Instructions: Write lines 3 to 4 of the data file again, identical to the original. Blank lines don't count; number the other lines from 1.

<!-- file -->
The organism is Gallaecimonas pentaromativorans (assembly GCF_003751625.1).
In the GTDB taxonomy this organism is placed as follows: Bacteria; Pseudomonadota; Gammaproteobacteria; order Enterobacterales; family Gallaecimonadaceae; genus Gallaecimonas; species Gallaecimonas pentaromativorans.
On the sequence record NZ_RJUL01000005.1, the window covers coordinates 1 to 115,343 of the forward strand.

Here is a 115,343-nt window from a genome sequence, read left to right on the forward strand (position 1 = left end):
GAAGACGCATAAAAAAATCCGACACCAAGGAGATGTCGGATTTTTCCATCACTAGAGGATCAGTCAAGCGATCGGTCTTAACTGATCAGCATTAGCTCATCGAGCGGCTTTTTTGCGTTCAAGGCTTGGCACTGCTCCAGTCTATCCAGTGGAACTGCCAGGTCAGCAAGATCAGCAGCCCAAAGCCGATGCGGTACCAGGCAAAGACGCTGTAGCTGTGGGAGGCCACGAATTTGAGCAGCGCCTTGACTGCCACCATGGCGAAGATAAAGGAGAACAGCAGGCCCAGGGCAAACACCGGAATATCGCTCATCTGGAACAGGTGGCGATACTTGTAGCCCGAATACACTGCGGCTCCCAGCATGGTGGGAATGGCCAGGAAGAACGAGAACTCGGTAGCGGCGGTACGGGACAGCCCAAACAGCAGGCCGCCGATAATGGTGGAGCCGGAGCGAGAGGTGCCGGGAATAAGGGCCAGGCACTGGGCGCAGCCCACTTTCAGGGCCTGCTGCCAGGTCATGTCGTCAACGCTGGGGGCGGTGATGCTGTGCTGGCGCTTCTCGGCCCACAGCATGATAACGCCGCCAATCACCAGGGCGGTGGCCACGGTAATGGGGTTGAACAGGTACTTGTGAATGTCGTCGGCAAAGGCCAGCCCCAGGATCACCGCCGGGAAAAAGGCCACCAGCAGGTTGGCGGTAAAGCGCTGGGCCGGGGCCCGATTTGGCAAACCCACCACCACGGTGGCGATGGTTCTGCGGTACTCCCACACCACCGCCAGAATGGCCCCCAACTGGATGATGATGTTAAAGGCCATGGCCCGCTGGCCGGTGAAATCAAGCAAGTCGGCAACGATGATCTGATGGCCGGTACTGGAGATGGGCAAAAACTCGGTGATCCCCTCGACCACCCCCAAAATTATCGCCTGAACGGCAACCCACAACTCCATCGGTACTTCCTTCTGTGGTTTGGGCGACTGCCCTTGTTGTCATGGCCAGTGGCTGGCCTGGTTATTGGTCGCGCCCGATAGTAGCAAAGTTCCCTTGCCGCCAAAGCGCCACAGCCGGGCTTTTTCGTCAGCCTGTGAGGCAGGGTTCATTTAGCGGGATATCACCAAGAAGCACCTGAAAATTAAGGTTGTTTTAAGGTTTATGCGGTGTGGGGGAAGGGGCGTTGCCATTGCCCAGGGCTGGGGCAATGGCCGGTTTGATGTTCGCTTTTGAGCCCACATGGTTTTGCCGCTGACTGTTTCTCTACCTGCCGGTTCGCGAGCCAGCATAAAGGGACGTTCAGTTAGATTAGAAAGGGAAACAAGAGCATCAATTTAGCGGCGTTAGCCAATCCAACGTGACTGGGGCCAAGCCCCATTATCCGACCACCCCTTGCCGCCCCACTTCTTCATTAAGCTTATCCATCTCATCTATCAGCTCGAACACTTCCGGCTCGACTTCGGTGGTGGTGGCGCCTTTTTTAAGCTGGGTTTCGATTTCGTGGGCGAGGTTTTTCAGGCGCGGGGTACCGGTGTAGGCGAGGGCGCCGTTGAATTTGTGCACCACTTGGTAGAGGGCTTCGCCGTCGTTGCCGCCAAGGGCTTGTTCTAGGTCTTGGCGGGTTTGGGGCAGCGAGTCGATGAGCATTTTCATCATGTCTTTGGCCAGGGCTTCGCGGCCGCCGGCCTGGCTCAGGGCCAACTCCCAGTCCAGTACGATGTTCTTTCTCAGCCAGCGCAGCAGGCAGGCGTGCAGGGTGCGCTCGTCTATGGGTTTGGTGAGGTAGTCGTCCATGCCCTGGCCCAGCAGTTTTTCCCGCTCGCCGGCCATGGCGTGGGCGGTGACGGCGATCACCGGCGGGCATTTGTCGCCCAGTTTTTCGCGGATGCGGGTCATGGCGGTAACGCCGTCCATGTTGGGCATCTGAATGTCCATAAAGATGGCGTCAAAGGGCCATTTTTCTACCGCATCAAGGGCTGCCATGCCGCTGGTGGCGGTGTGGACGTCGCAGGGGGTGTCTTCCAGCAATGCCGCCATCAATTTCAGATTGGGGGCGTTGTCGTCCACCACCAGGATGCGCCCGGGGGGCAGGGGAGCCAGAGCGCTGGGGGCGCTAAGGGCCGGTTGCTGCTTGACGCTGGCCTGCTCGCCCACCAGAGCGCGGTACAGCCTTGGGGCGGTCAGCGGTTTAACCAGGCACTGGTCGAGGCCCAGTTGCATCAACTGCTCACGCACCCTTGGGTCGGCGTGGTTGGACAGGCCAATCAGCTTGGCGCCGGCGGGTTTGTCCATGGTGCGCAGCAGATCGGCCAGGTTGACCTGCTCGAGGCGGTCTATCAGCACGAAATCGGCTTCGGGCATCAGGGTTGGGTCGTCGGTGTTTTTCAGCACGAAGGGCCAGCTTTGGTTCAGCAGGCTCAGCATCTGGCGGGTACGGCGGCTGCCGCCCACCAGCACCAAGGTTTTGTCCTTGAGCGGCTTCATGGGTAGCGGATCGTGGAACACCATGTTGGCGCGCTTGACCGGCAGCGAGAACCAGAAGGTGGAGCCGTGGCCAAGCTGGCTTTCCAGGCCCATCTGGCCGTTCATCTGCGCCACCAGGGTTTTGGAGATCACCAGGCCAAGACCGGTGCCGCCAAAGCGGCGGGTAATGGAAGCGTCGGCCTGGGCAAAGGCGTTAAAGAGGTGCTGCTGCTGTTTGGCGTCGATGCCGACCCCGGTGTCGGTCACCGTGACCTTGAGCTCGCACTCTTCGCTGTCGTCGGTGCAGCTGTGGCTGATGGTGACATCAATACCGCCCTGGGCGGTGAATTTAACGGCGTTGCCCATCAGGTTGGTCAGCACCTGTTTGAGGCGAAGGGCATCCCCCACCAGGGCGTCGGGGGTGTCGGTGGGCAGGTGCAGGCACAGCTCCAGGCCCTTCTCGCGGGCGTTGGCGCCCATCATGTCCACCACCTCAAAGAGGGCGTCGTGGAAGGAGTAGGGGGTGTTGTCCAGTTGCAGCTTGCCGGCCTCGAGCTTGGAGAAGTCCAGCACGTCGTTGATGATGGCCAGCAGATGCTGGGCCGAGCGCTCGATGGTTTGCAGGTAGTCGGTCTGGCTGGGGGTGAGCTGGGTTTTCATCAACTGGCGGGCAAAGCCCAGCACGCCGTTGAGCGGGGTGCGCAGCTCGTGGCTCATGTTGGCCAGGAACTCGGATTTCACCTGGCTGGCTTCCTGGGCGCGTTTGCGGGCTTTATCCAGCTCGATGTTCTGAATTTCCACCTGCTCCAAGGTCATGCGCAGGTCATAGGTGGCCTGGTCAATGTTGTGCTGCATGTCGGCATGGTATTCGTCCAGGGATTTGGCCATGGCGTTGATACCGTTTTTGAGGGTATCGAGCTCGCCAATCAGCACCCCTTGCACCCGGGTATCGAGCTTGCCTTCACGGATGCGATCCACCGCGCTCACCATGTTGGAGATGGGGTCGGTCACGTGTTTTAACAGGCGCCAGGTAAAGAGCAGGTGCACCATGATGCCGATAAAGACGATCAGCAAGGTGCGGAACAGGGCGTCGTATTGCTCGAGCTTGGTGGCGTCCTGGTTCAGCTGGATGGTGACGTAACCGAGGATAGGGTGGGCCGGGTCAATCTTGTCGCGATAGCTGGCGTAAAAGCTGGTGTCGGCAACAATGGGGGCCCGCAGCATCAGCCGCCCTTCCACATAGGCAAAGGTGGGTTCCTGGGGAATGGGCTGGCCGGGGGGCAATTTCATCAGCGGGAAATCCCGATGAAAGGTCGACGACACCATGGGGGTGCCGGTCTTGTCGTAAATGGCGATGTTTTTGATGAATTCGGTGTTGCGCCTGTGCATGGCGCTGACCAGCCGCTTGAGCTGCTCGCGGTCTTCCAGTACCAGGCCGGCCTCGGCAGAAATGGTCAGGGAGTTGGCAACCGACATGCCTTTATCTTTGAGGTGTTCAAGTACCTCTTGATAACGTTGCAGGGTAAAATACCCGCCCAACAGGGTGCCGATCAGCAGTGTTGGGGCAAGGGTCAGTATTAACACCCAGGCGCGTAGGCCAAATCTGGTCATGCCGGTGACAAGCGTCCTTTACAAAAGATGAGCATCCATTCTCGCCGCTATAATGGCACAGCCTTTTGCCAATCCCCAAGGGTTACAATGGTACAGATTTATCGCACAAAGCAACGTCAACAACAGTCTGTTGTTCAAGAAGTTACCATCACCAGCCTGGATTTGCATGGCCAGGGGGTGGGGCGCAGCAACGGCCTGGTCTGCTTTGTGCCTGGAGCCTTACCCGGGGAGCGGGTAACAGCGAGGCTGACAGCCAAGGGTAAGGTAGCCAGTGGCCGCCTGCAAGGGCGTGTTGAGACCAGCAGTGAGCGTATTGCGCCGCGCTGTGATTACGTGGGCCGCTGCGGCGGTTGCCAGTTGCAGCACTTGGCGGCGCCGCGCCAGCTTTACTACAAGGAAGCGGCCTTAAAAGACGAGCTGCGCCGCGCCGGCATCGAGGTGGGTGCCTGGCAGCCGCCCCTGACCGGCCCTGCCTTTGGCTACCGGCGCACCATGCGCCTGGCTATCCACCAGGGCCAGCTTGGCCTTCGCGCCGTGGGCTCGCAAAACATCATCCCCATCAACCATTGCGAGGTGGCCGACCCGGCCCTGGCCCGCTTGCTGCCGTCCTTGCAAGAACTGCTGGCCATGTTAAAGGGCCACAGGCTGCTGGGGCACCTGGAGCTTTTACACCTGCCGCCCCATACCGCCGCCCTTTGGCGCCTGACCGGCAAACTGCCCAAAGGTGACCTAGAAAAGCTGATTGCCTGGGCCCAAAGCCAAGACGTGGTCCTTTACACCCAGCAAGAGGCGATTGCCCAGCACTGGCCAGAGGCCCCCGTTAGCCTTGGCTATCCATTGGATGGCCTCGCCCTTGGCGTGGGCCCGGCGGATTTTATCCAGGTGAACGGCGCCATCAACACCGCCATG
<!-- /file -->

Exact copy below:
On the sequence record NZ_RJUL01000005.1, the window covers coordinates 1 to 115,343 of the forward strand.

Here is a 115,343-nt window from a genome sequence, read left to right on the forward strand (position 1 = left end):